Ayrton Senna lost his life after a tragic accident during a race in Imola, and Adrian Newey, in his book, reveals how he was possibly at fault too.
Formula 1 lost one of its biggest heroes when Ayrton Senna crashed at Imola and later succumbed to the injuries. It is one of the most heartbreaking moments in the sport’s history.
At that time, Senna was driving FW16, and Adrian Newey, one of the most skilful designers in F1’s history, was the architect behind it. No matter how reliable Newey was and will remain, he thinks he had a hand in the crash too. Though, he is not sure how certain that claim is.
In the book written by Newey- “How to build a car”, Newey discusses how his mistakes, along with Patrick Head, could have affected the fatality of the crash.
Speaking about the crash in the book, Newey described the incident blamed “two very bad pieces of engineering” which “Patrick [Head] and I were responsible for”.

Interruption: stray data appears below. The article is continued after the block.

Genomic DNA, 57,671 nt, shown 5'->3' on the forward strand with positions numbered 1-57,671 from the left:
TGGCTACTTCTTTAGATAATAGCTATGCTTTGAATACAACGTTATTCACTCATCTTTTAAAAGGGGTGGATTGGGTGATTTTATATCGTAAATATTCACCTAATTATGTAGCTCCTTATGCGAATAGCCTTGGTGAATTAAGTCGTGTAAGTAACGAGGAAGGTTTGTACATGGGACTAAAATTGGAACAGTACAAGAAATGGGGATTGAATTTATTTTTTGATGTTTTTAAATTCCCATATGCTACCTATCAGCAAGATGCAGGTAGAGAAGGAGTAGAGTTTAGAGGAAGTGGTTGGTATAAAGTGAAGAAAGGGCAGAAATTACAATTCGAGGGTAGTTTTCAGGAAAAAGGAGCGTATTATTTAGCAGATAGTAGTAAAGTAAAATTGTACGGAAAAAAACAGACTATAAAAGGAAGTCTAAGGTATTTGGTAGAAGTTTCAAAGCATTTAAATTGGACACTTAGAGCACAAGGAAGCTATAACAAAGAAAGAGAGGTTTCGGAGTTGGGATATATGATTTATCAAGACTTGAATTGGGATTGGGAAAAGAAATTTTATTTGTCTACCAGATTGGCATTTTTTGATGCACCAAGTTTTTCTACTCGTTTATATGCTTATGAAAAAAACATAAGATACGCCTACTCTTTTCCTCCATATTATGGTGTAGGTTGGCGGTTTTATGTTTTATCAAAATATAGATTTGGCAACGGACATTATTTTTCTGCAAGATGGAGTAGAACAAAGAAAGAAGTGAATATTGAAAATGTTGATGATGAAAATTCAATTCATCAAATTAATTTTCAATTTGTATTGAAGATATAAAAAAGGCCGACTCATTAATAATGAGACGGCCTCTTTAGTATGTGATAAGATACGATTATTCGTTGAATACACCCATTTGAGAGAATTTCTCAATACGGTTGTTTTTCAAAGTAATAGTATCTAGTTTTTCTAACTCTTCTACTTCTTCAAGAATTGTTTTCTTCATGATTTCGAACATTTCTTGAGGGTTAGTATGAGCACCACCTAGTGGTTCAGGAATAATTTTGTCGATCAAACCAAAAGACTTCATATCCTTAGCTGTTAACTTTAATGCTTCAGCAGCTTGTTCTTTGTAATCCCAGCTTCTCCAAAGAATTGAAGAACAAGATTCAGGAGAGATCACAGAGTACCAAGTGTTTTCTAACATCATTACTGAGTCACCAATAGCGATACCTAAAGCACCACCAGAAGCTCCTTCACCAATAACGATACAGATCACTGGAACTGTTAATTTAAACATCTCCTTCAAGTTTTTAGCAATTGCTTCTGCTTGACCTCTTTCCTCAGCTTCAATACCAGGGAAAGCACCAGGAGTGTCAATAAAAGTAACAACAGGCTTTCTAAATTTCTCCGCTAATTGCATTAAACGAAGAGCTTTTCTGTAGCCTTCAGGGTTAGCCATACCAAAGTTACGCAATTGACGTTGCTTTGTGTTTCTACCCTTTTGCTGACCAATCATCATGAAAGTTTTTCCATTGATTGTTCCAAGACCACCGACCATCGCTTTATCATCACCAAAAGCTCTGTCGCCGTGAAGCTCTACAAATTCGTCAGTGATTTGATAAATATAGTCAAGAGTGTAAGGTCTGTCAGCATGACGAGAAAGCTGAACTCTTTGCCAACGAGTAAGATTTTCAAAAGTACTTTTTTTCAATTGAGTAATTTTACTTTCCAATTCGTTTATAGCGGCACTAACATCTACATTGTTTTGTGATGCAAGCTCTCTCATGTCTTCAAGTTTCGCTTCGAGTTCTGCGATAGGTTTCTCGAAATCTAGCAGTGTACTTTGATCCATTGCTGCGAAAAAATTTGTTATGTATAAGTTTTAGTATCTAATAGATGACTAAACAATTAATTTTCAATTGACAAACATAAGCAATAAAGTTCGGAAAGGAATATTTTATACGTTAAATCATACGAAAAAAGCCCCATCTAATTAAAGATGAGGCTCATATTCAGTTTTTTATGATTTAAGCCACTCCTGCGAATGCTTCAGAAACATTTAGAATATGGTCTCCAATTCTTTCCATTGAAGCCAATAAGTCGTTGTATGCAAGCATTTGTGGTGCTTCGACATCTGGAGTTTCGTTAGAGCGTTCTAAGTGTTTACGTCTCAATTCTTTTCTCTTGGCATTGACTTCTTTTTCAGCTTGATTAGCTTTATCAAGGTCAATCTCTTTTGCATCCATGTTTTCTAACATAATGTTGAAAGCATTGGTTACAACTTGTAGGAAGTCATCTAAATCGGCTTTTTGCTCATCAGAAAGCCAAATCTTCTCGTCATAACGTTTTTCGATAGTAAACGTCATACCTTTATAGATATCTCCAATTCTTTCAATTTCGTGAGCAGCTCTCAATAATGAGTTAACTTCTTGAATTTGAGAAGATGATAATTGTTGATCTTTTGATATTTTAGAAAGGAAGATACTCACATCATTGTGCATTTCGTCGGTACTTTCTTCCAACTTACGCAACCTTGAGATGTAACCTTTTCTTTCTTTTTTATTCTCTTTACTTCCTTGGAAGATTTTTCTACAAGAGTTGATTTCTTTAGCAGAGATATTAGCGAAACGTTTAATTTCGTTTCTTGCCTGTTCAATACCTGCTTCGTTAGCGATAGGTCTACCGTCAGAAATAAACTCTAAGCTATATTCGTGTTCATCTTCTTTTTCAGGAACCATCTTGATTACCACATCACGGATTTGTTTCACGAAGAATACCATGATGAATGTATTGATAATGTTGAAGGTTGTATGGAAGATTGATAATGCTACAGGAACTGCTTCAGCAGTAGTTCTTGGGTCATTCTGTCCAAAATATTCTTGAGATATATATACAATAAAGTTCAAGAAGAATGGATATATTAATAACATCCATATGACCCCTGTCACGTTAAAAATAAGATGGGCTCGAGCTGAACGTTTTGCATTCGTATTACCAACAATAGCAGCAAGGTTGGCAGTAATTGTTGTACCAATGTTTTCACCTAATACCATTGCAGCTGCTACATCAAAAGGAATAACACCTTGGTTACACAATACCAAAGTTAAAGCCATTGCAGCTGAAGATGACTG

“Regardless of whether that steering column caused the accident or not, there is no escaping the fact that it was a bad piece of design that should never have been allowed to get on the car.
What Adrian Newey feels most guilty about when it comes to Ayrton Senna?
Newey even claimed that he feels a degree of responsibility for Senna’s death. He reveals that his modifications in the car in 1993 made the car aerodynamically unsustainable.
Ayrton Senna in the 1993 Williams Renault seat fitting with Adrian Newey pic.twitter.com/8A7OttAEix
— Rinco Smits (@RincoSmits1969) May 1, 2015
“What I feel the most guilt about, though, is not the possibility that steering column failure may have caused the accident because I don’t think it did, but the fact that I screwed up the aerodynamics of the car,
“I messed up the transition from active suspension [in 1993] back to passive and designed a car that was aerodynamically unstable, in which Ayrton attempted to do things the car was not capable of doing.”
“Whether he did or didn’t get a puncture, his taking the inside, faster-but-bumpier line in a car that was aerodynamically unstable would have made the car difficult to control, even for him.
“I will always feel a degree of responsibility for Ayrton’s death but not culpability,” said Newey.